Well that's it for this week. We hoped that you found this week's article informative and entertaining.

Grant: Hey if you guys have any questions or comments be sure to let us know. We have a myspace page where you can leave us messages or you can leave comments by clicking the comment button below.

And for further reading, check out Jaszcz's interview in EQ Magazine.

Saturday, January 20, 2007

Welcome to GetYoshed!

Jaszcz (aka Yosh): Well Grant it’s a new year and we have a new web site.

Grant: Yes happy New Year to everyone and welcome to I guess we should explain to our visitors what the site is about. So what is it about Jaszcz?

Jaszcz: We created this site to help our clients(current and future), producers, musicians, students, and anyone else out there record better tracks so that they can have the best possible mixes.

Grant: So you’re going to give out your phone number and offer free 24 hour tech support! That’s great!

Jaszcz: Well actually I was planning on giving out your phone number.

Grant: I already get enough “emergency” calls at 1 a.m. with people having computer problems. I don’t need any more!

Jaszcz: Seriously, our goal is to help people record better tracks and we hope to accomplish this by giving you hints and tips on this site.

Grant: And our first tip really doesn’t have anything to do with recording but rather preparing your session(s) for mixing(assuming someone else is mixing your project).

Jaszcz: You know Grant there really isn’t anything worse than getting a Pro Tools™ session where the tracks are all called Audio 1, Audio 2, etc., or having 6 tracks all called “Lead Vocal” and no indication of which one is the correct one to use.

Grant: Sure there is! What about getting a session and finding out that 24 audio files are missing and they are on some drive called “Skip 250gig Backup” and no one knows who Skip is?

Jaszcz: Yeah that is pretty bad, and unfortunately common. Hopefully we will help our visitors avoid these problems. So let’s give some tips on preparing your sessions for a mix.

The first tip that I have is to be sure to label all of your tracks properly. Tracks that are just called Audio 1 and such are not very helpful when someone else is trying to sort out your session. Be descriptive and be sure to use the comment boxes that Pro Tools provides.

Grant: Deactivate and hide all tracks that are not going to be used in the mix. If you are absolutely positive that they will never be used, go ahead and delete them from the session(be sure you have a session with them saved just in case).

Jaszcz: Check all your punches and edits. Check them while you are recording your overdubs and be sure they have fades and crossfades, then consolidate the tracks after you are done with the overdubs.

Grant: Exactly! This helps out in so many ways. One, if the punch is bad(which sometimes you can’t hear unless you solo the track), it is easier to fix while the musician/singer is still there. Also if you consolidate your overdub tracks, it makes it less likely that audio files will end up missing. It is easier to keep track of one Lead Vocal audio file than 60 or so.

Jaszcz: Be sure to name all your sessions properly. For example if you just did guitar overdubs, name the session “guitar overdubs” so you can go back to this session if you have to.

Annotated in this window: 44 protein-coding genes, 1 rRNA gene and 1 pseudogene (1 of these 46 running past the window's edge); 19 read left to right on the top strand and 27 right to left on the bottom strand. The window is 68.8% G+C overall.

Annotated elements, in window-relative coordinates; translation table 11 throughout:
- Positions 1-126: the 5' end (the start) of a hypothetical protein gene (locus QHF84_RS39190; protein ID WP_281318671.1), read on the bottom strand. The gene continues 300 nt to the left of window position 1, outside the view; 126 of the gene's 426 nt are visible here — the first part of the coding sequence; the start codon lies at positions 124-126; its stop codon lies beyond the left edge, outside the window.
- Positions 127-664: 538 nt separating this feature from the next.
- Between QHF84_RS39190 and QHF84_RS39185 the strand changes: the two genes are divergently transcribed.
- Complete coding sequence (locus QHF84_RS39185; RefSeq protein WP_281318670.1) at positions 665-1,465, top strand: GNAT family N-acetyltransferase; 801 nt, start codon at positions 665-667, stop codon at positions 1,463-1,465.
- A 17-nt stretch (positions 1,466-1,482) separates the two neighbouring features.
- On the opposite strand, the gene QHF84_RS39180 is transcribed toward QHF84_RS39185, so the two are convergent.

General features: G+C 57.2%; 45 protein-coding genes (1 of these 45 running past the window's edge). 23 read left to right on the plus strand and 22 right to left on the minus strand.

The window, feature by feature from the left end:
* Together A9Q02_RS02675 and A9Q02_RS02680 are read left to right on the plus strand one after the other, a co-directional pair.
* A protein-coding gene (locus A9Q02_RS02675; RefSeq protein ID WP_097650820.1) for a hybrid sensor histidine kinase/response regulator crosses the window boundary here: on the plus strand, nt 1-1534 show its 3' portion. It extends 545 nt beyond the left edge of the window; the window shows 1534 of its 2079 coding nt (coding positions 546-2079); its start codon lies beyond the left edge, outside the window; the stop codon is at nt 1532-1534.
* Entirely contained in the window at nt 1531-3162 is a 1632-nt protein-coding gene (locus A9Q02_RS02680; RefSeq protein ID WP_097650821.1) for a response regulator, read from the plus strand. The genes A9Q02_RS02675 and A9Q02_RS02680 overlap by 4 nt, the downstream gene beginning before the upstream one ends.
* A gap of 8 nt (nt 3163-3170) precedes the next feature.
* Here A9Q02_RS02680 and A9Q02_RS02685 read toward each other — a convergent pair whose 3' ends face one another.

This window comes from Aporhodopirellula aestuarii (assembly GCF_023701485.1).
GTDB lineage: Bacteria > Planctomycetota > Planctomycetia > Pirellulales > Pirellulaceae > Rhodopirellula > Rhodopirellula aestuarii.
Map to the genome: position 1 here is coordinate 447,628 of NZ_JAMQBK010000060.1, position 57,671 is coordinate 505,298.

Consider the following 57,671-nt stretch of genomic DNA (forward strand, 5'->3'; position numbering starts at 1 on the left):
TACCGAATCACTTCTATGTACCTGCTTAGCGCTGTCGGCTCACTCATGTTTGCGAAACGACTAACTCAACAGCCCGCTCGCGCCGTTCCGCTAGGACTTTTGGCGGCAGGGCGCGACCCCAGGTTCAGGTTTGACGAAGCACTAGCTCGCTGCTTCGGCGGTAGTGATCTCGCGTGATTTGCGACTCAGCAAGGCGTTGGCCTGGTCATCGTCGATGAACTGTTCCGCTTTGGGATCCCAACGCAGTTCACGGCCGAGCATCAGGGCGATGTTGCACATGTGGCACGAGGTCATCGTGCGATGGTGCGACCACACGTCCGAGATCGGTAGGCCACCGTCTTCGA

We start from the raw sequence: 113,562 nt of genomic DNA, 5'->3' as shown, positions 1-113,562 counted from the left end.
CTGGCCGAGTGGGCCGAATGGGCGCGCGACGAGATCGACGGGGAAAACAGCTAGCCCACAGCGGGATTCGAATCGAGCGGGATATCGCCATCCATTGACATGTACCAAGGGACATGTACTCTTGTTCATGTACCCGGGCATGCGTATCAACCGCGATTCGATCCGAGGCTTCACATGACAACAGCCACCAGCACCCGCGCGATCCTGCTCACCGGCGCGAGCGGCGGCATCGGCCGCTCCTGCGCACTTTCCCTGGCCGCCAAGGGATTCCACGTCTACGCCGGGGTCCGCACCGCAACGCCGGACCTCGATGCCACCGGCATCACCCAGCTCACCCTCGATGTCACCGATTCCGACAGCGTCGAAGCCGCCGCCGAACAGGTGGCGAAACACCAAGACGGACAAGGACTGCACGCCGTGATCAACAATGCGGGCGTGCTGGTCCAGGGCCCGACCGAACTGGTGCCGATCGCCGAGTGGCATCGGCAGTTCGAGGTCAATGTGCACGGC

Grant: Which leads into only have the latest, relevant session in your project folder. That will eliminate the chance that the wrong session gets used.

Jaszcz: Which in turn leads into being sure that all the audio files associated with your project are actually on the hard drive that you are sending to the mix engineer. There are several ways of checking this, but the foolproof, easiest way is to go out and buy a brand new hard drive just for the mix and follow the procedure below.

1) Format it accordingly (Mac OS Extended for us mac guys).

2) In the Mix ready session, be sure to remove any unused audio regions. To do this,

a) Go to the region bin and select unused regions (Shift-Command-U).

b) Clear the unused regions (Shift-Command-B) and when the dialog box pops up on the screen, click Remove

3) Save a copy of the session to the new drive

a) With your session open in Pro Tools, go under the File Menu and select “Save Copy In”

b) Select your new Mix Hard Drive as the destination, Session Format should be “Latest”(unless the mix engineer is using a version of Pro Tools prior to 7.x you shouldn’t change this). Leave your Audio File Type and Sample Rate the same as your session.

c) Be sure in the “Items To Copy” field that the “All Audio Files” box is checked(if you don’t, then you won’t have any audio files copied over).

d) Be sure to name the session with a descriptive name (i.e. “Song Title ready for mix”)

e) Click the save button and watch the little blue progress bar.

4) After the session is saved to the new drive, close down your current session and unmount all audio drives except the new “Mix Drive”. You can do this in Pro Tools by going to the Window Menu>Workspace and highlighting any drives and clicking the little toolbox icon in the upper left corner and selecting “Unmount. “

Note: Everyone should take this moment and make the computer’s internal hard drive(the one usually called “Macintosh HD”) as a transfer only drive. This will ensure that no audio files ever get recorded to this drive. To do so, in the Workspace window, where you see the column with the “A” heading, click on the “R” letter by your internal drive and change it to “Transfer” only.

5) Now open up the session you just saved to the new mix drive. If everything was done properly, the session will open up and you should get a dialog box saying “The Original Disk Allocation Cannot be used . . .”. Just hit the return or enter key and your session will open up and all the audio files will be found.

Grant: Now you can be confident that all your files are in the proper place and you won’t get that 9 a.m. call from the engineer asking where the Lead Vocal is.

Jaszcz: Good now we can all sleep better at night.

Grant: Sleep? What’s that?

Jaszcz: You know! It’s what you do on that couch all day while I’m working!

Grant: Not True!

Jaszcz: Well we are out of time. We hope you all find this site useful and if you have any questions or comments feel free to e-mail us.

Grant: Tell your friends about the site and see you next time. Don’t forget to bookmark this site so you can come back!